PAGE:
Yeah, actually I had a sales guy not too long ago, and when he read the report he said, “This is some of the nicest stuff anyone has ever said about me.” I was like, “Yes!” Why don’t we give ourselves that grace? What a word that you chose. That’s such a cool way to look at it. Give yourself the grace to acknowledge, “Yeah, I’m pretty cool. I’m pretty awesome. I have a lot of potential to offer the world. I have a lot of contributions inside of me. Instead of obsessing about all the things I don’t have, why don’t I think about what I could offer the world?” How beautiful is that?

Talk to me about yourself, if you would be willing to. What are your personal strengths and have they changed? Have you seen them change since you’ve taken the test? How you see those play out in your own life?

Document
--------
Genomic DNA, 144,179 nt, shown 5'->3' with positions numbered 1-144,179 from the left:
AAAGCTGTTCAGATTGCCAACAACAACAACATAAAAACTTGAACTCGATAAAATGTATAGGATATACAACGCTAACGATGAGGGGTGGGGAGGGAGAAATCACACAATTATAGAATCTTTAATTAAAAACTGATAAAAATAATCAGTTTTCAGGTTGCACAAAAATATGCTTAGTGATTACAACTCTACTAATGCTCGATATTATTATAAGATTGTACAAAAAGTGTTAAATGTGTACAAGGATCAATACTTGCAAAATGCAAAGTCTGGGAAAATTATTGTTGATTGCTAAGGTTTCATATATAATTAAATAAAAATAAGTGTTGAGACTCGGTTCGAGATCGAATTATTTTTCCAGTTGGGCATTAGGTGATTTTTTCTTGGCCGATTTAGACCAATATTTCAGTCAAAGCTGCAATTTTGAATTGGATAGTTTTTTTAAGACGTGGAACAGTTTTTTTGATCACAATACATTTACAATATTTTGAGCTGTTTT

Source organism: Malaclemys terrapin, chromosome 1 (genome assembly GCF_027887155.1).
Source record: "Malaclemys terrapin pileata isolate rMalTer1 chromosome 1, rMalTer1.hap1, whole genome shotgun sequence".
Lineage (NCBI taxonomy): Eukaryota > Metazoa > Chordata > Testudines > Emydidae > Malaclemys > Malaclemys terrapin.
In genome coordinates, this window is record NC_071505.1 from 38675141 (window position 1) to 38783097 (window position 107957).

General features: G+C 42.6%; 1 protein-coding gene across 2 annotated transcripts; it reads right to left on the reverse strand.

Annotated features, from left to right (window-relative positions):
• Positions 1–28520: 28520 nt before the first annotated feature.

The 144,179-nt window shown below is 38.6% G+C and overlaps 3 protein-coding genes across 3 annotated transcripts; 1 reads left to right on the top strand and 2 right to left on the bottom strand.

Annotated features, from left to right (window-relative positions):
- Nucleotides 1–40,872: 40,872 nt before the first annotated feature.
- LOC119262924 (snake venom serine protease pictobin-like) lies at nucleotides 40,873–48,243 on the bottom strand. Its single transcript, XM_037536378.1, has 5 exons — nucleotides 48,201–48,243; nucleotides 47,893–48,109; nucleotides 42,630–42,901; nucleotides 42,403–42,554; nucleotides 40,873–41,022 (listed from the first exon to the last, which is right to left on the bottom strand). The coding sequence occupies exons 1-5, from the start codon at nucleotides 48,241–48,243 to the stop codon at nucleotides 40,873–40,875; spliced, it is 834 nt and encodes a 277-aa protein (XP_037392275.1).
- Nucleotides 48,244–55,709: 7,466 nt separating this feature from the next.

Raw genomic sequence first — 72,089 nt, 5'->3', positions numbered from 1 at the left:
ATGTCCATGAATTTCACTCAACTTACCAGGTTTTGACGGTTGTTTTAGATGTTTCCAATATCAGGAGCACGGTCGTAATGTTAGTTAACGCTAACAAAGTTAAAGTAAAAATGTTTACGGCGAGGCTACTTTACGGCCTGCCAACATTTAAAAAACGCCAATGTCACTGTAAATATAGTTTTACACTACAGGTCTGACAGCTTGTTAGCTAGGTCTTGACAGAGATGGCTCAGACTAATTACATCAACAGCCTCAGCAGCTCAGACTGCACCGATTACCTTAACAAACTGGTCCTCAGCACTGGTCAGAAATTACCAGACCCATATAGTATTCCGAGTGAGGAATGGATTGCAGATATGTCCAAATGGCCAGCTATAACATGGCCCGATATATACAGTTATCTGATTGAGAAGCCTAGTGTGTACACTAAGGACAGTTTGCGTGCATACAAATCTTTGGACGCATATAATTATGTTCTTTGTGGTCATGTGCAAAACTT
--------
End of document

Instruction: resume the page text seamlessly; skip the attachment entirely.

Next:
I was similar to you; I first took it back in that ’99 – 2000 era. And now, I’ve been nerding out on StrengthsFinder for twenty years. I actually didn’t realize that Gallup’s stance is not to re-take the assessment and that your first response is your truest. So, before I got certified through them and became affiliated through them, I had done it three times. Then learned this and thought, “Oops, okay.” But what I found with me is, what their data shows rang true. So, they have found that over decades of time when they studied people’s changes, 70% of the top ten results that people get, remains persistent over long spans of time, even decades. So that’s pretty cool, and that’s what mine did as well. My top ten things changed around in order, but that’s typical. There was only one that came up different inside of the top ten, and I know exactly why. It was something I was trying to squash out of me, and I definitely wouldn’t recommend that. But otherwise, they were quite persistent. With just a couple of changes of things that were peeking into the top five, like Focus, which is a really strong one for me. That’s not in my latest version; Focus and Futuristic, but those two are really strong in my mind, so I kind of feel like I claim my top seven and those have all been in my top five at different times. Strategic, Maximizer, Individualization, Positivity and Woo are my top five.